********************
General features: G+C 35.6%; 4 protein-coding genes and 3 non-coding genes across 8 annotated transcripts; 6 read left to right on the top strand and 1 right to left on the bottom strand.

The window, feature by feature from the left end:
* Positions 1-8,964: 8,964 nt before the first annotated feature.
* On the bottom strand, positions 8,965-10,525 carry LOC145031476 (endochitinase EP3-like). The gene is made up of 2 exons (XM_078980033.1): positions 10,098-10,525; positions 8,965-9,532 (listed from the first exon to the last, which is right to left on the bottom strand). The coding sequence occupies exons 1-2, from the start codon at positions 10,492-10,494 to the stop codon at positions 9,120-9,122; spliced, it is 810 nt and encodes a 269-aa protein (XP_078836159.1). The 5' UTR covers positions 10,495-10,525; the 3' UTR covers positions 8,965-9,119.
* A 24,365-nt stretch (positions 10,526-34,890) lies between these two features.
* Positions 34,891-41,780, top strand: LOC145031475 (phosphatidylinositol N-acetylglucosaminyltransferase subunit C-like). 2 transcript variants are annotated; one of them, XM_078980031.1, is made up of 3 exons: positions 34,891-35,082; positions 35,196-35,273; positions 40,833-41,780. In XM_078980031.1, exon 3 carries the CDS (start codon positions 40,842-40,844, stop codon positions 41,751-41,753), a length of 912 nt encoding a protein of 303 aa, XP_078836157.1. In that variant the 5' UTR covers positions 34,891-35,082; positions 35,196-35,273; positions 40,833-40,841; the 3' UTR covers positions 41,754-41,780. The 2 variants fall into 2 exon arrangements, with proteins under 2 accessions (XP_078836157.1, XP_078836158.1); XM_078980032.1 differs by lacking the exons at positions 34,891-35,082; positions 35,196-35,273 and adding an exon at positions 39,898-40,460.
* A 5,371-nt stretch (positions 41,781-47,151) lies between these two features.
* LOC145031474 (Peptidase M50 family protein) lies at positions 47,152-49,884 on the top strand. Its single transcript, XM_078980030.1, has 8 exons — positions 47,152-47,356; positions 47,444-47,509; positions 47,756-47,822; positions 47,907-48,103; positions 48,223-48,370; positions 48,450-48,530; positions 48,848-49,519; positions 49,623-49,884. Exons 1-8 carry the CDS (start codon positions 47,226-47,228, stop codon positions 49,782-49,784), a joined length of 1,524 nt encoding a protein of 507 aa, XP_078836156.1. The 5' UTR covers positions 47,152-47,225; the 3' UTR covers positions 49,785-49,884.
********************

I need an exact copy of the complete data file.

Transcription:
General features: G+C 35.6%; 4 protein-coding genes and 3 non-coding genes across 8 annotated transcripts; 6 read left to right on the top strand and 1 right to left on the bottom strand.

The window, feature by feature from the left end:
* Positions 1-8,964: 8,964 nt before the first annotated feature.
* On the bottom strand, positions 8,965-10,525 carry LOC145031476 (endochitinase EP3-like). The gene is made up of 2 exons (XM_078980033.1): positions 10,098-10,525; positions 8,965-9,532 (listed from the first exon to the last, which is right to left on the bottom strand). The coding sequence occupies exons 1-2, from the start codon at positions 10,492-10,494 to the stop codon at positions 9,120-9,122; spliced, it is 810 nt and encodes a 269-aa protein (XP_078836159.1). The 5' UTR covers positions 10,495-10,525; the 3' UTR covers positions 8,965-9,119.
* A 24,365-nt stretch (positions 10,526-34,890) lies between these two features.
* Positions 34,891-41,780, top strand: LOC145031475 (phosphatidylinositol N-acetylglucosaminyltransferase subunit C-like). 2 transcript variants are annotated; one of them, XM_078980031.1, is made up of 3 exons: positions 34,891-35,082; positions 35,196-35,273; positions 40,833-41,780. In XM_078980031.1, exon 3 carries the CDS (start codon positions 40,842-40,844, stop codon positions 41,751-41,753), a length of 912 nt encoding a protein of 303 aa, XP_078836157.1. In that variant the 5' UTR covers positions 34,891-35,082; positions 35,196-35,273; positions 40,833-40,841; the 3' UTR covers positions 41,754-41,780. The 2 variants fall into 2 exon arrangements, with proteins under 2 accessions (XP_078836157.1, XP_078836158.1); XM_078980032.1 differs by lacking the exons at positions 34,891-35,082; positions 35,196-35,273 and adding an exon at positions 39,898-40,460.
* A 5,371-nt stretch (positions 41,781-47,151) lies between these two features.
* LOC145031474 (Peptidase M50 family protein) lies at positions 47,152-49,884 on the top strand. Its single transcript, XM_078980030.1, has 8 exons — positions 47,152-47,356; positions 47,444-47,509; positions 47,756-47,822; positions 47,907-48,103; positions 48,223-48,370; positions 48,450-48,530; positions 48,848-49,519; positions 49,623-49,884. Exons 1-8 carry the CDS (start codon positions 47,226-47,228, stop codon positions 49,782-49,784), a joined length of 1,524 nt encoding a protein of 507 aa, XP_078836156.1. The 5' UTR covers positions 47,152-47,225; the 3' UTR covers positions 49,785-49,884.